In 2014, writer and homebrewer Derek Dellinger spent a year eating and drinking only foods created by microbes. He chronicled this unorthodox diet in The Fermented Man: A Year on the Frontlines of a Food Revolution.
Four years later, the avid hiker and shutterbug packed up his Toyota Prius and set out on a different adventure: exploring America’s quintessential single-day hikes. His four-month journey among iconic landscapes took him from the Pacific Northwest to Texas to Maine, with a total of 130,000 feet climbed — the equivalent of hiking up and down Mount Everest from sea level four and a half times.
His stunning photos of alpine lakes, craggy peaks, vast canyons, and thick forests illustrate a helpful new hiking guide (the third he’s authored), America’s Best Day Hikes: Spectacular Single-Day Hikes Across the States. Complete with trail overviews as well as safety and planning tips, the book highlights the various reasons backpackers and hikers of all skill levels might want to make a detour or a special journey to these spots.
“I hope a book like this shows that hiking is a tool that we can use to make sure we’re seeing the natural world and natural state of the earth as it is, not as an Instagram post,” Dellinger says. “Taking beautiful pictures is incredibly satisfying and fun, but you have to remind yourself to look beyond the lens.”
He also wants his book to inspire readers to take public lands and wilderness seriously and deepen their connections with the natural world. “It is startling to observe just how many people view these few still-wild places as little more than an amusement, a ride established and gated entirely for our enjoyment.”[callout] “Hiking is a tool that we can use to make sure we’re seeing the natural world and natural state of the earth as it is, not as an Instagram post.” [/callout]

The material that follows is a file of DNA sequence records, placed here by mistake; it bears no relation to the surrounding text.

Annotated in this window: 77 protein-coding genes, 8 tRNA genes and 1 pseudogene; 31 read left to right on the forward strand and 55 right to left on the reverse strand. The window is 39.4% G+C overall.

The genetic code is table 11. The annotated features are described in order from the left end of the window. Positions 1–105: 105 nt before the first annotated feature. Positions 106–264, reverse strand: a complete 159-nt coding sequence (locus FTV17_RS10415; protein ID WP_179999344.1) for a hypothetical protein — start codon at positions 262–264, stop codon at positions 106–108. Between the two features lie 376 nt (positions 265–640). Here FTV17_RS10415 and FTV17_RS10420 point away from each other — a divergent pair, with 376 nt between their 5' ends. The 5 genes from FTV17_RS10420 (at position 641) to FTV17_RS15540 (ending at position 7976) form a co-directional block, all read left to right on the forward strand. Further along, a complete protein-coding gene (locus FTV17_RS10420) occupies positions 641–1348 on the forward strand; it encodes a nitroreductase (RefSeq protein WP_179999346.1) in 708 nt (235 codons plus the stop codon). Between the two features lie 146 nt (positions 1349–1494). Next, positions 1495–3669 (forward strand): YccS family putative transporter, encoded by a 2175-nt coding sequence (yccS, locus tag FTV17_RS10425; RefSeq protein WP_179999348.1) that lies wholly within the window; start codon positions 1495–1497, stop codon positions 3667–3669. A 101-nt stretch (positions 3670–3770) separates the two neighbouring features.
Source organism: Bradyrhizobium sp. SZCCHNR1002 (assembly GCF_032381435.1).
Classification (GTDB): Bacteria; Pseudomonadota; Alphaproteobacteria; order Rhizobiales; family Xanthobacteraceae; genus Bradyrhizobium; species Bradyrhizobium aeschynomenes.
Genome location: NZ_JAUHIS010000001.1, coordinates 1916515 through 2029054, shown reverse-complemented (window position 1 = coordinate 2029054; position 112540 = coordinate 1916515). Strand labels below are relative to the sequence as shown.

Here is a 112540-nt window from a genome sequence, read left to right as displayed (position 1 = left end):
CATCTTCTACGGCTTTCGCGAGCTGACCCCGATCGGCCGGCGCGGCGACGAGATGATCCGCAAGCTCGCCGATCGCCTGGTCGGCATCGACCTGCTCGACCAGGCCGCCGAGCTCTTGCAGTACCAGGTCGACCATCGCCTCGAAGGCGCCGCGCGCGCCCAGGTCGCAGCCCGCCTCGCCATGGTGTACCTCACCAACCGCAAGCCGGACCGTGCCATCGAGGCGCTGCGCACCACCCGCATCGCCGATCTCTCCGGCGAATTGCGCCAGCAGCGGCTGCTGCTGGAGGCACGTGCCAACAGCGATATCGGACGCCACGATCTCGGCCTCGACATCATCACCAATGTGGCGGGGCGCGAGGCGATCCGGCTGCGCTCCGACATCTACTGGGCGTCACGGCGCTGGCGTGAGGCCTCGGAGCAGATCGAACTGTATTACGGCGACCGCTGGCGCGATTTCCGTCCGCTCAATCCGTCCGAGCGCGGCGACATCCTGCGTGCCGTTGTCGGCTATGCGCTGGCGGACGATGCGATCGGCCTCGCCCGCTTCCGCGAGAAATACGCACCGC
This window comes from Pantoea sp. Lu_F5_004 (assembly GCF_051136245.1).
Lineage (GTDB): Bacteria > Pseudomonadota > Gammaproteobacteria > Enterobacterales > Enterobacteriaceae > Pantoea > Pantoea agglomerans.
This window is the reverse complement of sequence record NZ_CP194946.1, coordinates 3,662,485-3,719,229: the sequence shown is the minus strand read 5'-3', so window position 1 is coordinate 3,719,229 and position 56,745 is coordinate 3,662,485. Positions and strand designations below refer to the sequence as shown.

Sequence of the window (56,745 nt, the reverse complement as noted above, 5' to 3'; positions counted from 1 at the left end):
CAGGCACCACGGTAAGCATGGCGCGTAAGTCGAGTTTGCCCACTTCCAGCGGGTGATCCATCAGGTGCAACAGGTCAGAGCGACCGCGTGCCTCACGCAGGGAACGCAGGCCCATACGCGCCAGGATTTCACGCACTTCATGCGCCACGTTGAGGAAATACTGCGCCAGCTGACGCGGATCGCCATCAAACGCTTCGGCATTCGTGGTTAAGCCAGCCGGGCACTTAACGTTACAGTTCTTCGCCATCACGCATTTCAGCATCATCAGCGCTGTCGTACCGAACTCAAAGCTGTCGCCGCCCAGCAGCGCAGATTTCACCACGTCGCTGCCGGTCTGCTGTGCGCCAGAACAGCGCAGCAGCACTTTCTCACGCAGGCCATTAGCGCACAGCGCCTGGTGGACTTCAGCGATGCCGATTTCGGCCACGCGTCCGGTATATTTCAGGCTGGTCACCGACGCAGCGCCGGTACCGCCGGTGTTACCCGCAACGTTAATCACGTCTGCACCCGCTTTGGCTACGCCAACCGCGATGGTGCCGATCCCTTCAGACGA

Experience Life | What are some things you learned while traveling the country to write this book?
Derek Dellinger | It was eye-opening to drive around and spend a summer — the busy season for national parks — seeing how overwhelmed they can get.
Certain parks have been inundated with visitors in recent years. Glacier National Park on the Canadian–Montana border, for example, is a fairly obscure, remote place, but has seen its visitor numbers rise significantly. [According to the National Park Service, Glacier was the 10th-most-visited park in 2018 and has seen a 24 percent increase in visitors since 2011–2012.]
I think our Instagram and Facebook culture is partly driving these increases. These beautiful places are getting more exposure, and I think seeing these amazing images in newsfeeds is changing how people spend their vacation and free time.
The positive is that people who are visiting are valuing experiences more than possessions and consumption. At the same time, the increase in visitors poses challenges for how these parks are going to be managed; how sustainable they are with the increased traffic, noise, and human footprints they’re getting; and just how equipped the national park system is to handle it all. [Federal budgets of late have called for spending cuts to the National Park Service and Department of the Interior despite a budget shortfall and record attendance in recent years.]